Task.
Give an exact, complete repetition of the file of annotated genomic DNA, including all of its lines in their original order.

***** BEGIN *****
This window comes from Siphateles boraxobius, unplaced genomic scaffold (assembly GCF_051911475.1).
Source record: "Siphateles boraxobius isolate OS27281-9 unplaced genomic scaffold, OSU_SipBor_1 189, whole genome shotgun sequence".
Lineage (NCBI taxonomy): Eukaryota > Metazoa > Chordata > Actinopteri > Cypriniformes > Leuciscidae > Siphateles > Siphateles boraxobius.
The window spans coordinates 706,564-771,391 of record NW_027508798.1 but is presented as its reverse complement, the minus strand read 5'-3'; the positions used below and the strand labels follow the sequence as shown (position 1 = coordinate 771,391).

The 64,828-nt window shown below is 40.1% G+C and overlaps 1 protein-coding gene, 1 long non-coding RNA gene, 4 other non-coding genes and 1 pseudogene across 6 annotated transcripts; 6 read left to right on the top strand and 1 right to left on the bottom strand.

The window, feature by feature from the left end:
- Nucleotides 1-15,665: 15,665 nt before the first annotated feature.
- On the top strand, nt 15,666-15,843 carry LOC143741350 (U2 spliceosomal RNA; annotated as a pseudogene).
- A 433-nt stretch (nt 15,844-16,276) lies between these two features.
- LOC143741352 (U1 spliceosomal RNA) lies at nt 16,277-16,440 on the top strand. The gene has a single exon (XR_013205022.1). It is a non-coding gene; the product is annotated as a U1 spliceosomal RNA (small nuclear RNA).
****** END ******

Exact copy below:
This window comes from Siphateles boraxobius, unplaced genomic scaffold (assembly GCF_051911475.1).
Source record: "Siphateles boraxobius isolate OS27281-9 unplaced genomic scaffold, OSU_SipBor_1 189, whole genome shotgun sequence".
Lineage (NCBI taxonomy): Eukaryota > Metazoa > Chordata > Actinopteri > Cypriniformes > Leuciscidae > Siphateles > Siphateles boraxobius.
The window spans coordinates 706,564-771,391 of record NW_027508798.1 but is presented as its reverse complement, the minus strand read 5'-3'; the positions used below and the strand labels follow the sequence as shown (position 1 = coordinate 771,391).

The 64,828-nt window shown below is 40.1% G+C and overlaps 1 protein-coding gene, 1 long non-coding RNA gene, 4 other non-coding genes and 1 pseudogene across 6 annotated transcripts; 6 read left to right on the top strand and 1 right to left on the bottom strand.

The window, feature by feature from the left end:
- Nucleotides 1-15,665: 15,665 nt before the first annotated feature.
- On the top strand, nt 15,666-15,843 carry LOC143741350 (U2 spliceosomal RNA; annotated as a pseudogene).
- A 433-nt stretch (nt 15,844-16,276) lies between these two features.
- LOC143741352 (U1 spliceosomal RNA) lies at nt 16,277-16,440 on the top strand. The gene has a single exon (XR_013205022.1). It is a non-coding gene; the product is annotated as a U1 spliceosomal RNA (small nuclear RNA).